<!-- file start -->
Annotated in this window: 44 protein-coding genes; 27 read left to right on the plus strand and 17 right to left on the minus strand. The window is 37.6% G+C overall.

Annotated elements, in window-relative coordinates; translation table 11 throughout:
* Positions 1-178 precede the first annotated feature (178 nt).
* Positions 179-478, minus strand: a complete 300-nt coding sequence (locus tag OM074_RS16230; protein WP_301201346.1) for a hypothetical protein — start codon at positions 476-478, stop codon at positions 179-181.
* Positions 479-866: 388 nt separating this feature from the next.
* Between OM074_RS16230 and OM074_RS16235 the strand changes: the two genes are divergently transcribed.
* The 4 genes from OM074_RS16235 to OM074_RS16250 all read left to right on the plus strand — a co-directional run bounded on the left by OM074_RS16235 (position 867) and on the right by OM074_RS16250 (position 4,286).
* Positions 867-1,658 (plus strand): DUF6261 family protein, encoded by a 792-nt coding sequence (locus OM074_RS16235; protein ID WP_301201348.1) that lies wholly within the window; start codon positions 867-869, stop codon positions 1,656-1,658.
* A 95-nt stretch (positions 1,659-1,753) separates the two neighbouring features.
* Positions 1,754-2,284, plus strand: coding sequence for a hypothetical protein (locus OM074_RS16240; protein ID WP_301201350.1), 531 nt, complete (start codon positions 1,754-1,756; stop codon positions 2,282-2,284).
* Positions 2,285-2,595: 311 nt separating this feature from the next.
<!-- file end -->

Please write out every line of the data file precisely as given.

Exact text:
Annotated in this window: 44 protein-coding genes; 27 read left to right on the plus strand and 17 right to left on the minus strand. The window is 37.6% G+C overall.

Annotated elements, in window-relative coordinates; translation table 11 throughout:
* Positions 1-178 precede the first annotated feature (178 nt).
* Positions 179-478, minus strand: a complete 300-nt coding sequence (locus tag OM074_RS16230; protein WP_301201346.1) for a hypothetical protein — start codon at positions 476-478, stop codon at positions 179-181.
* Positions 479-866: 388 nt separating this feature from the next.
* Between OM074_RS16230 and OM074_RS16235 the strand changes: the two genes are divergently transcribed.
* The 4 genes from OM074_RS16235 to OM074_RS16250 all read left to right on the plus strand — a co-directional run bounded on the left by OM074_RS16235 (position 867) and on the right by OM074_RS16250 (position 4,286).
* Positions 867-1,658 (plus strand): DUF6261 family protein, encoded by a 792-nt coding sequence (locus OM074_RS16235; protein ID WP_301201348.1) that lies wholly within the window; start codon positions 867-869, stop codon positions 1,656-1,658.
* A 95-nt stretch (positions 1,659-1,753) separates the two neighbouring features.
* Positions 1,754-2,284, plus strand: coding sequence for a hypothetical protein (locus OM074_RS16240; protein ID WP_301201350.1), 531 nt, complete (start codon positions 1,754-1,756; stop codon positions 2,282-2,284).
* Positions 2,285-2,595: 311 nt separating this feature from the next.